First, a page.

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*Spoilers The Falcon and the Winter Soldier ahead*
As viewers, we thought WandaVision was mind-bending craziness that dove into grief and coping mechanisms, but the storyline of The Falcon and The Winter Soldier (FATWS) did not disappoint. In this series, there wasn’t the magic or mind control of WandaVision, but rather a more grounded story about two protagonists that were trying to figure out their place in a world where they felt othered and a world that had experienced unimaginable tragedy, aka the blip from Infinity War as well as the reappearance of the people who disappeared.
In FATWS, viewers follow Sam and Bucky after the events of Avengers Endgame. We start by learning that Steve Rogers, our beloved Captain America has passed away and he left the shield and title of Captain America to Sam Wilson, the Falcon. However, Sam did not feel comfortable taking the shield and passed it on to be displayed in the Smithsonian. We also get to see Sam’s family for the first time and learn that his sister, Sarah, is struggling to keep their family shrimping boat without falling into bankruptcy. Meanwhile, Bucky is still trying to cope with his past life as the Winter Soldier and we actually are reintroduced to Bucky through a nightmare recalling one of the missions he had to complete. As part of Bucky’s pardon, he has to go to therapy and while he is trying to piece himself back together, he’s also trying to make amends for all the acts that he did as the Winter Soldier. If all this personal turmoil and grapple with self-esteem wasn’t enough, there’s also a new group of anarchists called the Flag Smashers wreaking havoc on the world and of course Sam and Bucky find themselves in the middle of the fray trying to save the world.
As far as how the series is shot, it feels like a long movie, not like a series. Marvel will really have us bingeing this series in a day because it will feel incomplete to just stop at one episode. Of course, each episode successfully carries out its individual plots well, but we’ll be tempted to binge nonetheless. The overall tone and coloring are a combination of earthy and dark, bouncing viewers between feeling at home and feeling uneasy.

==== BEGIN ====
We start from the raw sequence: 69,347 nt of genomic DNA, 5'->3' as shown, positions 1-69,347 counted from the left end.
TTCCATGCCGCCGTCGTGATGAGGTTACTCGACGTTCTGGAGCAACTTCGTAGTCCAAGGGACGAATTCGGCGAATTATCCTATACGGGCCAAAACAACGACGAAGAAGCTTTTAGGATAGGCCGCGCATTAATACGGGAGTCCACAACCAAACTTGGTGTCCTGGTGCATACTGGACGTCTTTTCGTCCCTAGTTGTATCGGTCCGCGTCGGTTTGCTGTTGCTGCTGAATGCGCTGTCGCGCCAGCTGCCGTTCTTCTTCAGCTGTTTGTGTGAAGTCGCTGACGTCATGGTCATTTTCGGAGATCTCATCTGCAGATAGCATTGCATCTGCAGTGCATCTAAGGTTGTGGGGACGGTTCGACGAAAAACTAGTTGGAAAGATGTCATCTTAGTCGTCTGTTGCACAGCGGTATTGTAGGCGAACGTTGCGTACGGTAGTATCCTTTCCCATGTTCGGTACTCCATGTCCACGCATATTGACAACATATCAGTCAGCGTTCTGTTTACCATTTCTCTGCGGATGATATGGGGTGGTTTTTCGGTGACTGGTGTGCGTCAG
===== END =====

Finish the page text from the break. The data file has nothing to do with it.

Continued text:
I personally love how grounded this story is and it made the heroes seem even more relatable. It’s one thing to watch the Falcon fly through a battlefield, but it’s another thing to watch how people treat Sam Wilson, especially when he doesn’t have the wings on. Even Bucky’s treatment post Endgame brings up thoughts about the lack of support present for veterans regarding their mental health.
FATWS made us consider the hard questions that connect us to the real world. What do you do when the opposing side has a point about how the “good guys” are handling a tragic situation? How do you defend a country that historically demonizes you/your people? Is that a personal choice or are you a redemption arc for your ancestors? How have we been doing our veterans wrong? What would it look like if we were to do right by them? I would argue that this show is heavy in all the right ways because much like Sam said in the last episode, these questions force us to look at how we can and should be better.
In Essence, you should definitely watch FATWS because the story is a reckoning in itself that will make you ask questions about problems that can’t be solved all at once, but will take us down a better road.
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